December 14, 2017

Profoundly Human

By Chaplain Mike

In this morning’s Gospel lesson, we heard a story from Jesus’ lips about how the trappings of religion can keep us far from God. Oddly, the benefits of the religious life that enhance our thoughts, words, and actions, that re-order our relationships and priorities and bring us new purpose and direction, can also corrode our hearts. Such is the human capacity for self-deceit and self-righteousness, that we can transform God’s undeserved blessings into trophies of pride and weapons of contempt.

It’s even more dangerous than that. In the very situation where we are trying to do a faithful and obedient deed, our religious habits can lead us astray. We can forget the simple human act. We can define, “doing justly, loving mercy, and walking humbly with our God” (Micah 6:8) in such “spiritual” or ecclesiastical terms that we neglect the common practices of ordinary neighborliness that actually embody such Biblical instructions.

It may be time to close the Book, exit the sanctuary, and look into our neighbor’s eyes.

At the moment, I am reading two “new” books by the late Henri Nouwen. Both were assembled from his writing, notes, journals, and courses by friends. (Reviews to come later this week.) As always, when reading Nouwen, I am struck by the simplicity and utter humanity of his words. For Nouwen, any claim to a life with God is not authentic unless it makes us profoundly human. We find God in the brother as well as in the Book, in our neighbor in the world as well as among his people.

Though his ability and wisdom were apparent from the start, Nouwen’s chose to leave the academic world of Harvard University to live among mentally handicapped people, first at L’Arche in France and then at Daybreak community in Toronto. These intimate experiences of companionship and service pressed a deep sense of humanity into Nouwen.

His first assignment at L’Arche was to care for a severely handicapped 24 year-old man named Adam. Adam could not talk, walk, dress or undress himself. His body was misshapen and he suffered from epileptic seizures. One could have no ordinary converse with Adam. Nouwen helped him get up in the morning, bathe and toilet, and transported him to breakfast. He assisted him with eating, which Adam loved to do, taking over an hour at the table for a single meal. In sheer silence. Through this daily companionship, the teacher, a master with words, learned to be silent. The activist learned to be still. The one who thought he must be constantly doing the Lord’s work learned to simply be with another human being.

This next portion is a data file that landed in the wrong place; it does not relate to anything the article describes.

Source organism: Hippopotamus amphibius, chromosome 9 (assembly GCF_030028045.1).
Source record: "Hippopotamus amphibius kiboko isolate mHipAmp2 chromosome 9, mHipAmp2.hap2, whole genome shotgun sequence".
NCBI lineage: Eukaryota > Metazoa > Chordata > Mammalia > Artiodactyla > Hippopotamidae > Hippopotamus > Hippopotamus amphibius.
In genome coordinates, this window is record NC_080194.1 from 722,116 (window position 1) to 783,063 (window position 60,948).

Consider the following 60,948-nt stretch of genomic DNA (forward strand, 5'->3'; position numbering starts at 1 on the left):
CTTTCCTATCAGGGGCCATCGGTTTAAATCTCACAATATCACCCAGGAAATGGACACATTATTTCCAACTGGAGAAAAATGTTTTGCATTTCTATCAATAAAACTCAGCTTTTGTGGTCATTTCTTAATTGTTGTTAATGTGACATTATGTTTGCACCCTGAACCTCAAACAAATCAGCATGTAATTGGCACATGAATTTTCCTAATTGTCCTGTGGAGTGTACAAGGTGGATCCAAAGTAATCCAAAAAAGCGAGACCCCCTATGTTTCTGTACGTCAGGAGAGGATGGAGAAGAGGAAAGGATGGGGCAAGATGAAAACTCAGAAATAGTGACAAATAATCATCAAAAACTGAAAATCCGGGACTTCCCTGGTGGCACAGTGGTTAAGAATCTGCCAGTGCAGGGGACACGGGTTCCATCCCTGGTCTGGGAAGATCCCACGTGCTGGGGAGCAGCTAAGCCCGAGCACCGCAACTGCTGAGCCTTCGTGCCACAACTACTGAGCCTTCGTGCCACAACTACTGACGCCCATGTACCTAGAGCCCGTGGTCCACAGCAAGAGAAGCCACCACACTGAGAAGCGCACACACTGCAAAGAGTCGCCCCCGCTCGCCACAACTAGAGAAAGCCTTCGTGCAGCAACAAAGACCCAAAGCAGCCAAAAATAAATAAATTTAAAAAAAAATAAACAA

Their relationship lasted for ten years, and then Adam died. In their time together, God spoke to Henri Nouwen through this profoundly disabled man. He learned to embrace Adam as a brother and friend. He realized that the ones we deem “helpless” can give as much or more than they receive. Adam taught this renowned scholar and priest to “do justly, love mercy, and walk humbly with God.”

Nouwen used to tell a tale from the Talmud to remind religious people that we must not allow our “spiritual” practices to lead us astray from our calling to love our neighbors, to be friends with people like Adam.

One day a young fugitive, trying to hide himself from the enemy, entered a small village. The people were kind to him and offered him a place to stay. But when the solders who sought the fugitive asked where he was hiding, everyone became very fearful. The soldiers threatened to burn the village and kill every person in it unless the young man was handed over to them before dawn. The people went to the Rabbi and asked him what to do. Torn between handing over the boy to the enemy and having his people killed, the Rabbi withdrew to his room and read his Bible, hoping to find an answer before dawn. In the early morning, his eyes fell on these words: ‘It is better that one man dies than that the whole people be lost.’

Then the Rabbi closed the Bible, called the soldiers, and told them where the boy was hidden. And after the soldiers led the fugitive away to be killed, there was a feast in the village because the Rabbi had saved the lives of the people. But the Rabbi did not celebrate. Overcome with a deep sadness, he remained in his room. That night an angel came to him and asked, ‘What have you done?’ He said: ‘I handed over the fugitive to the enemy.’ Then the angel said: ‘But don’t you know that you have handed over the Messiah?’ ‘How could I know?’ the Rabbi replied anxiously. Then the angel said: ‘If, instead of reading your Bible, you had visited this young man just once and looked into his eyes, you would have known.’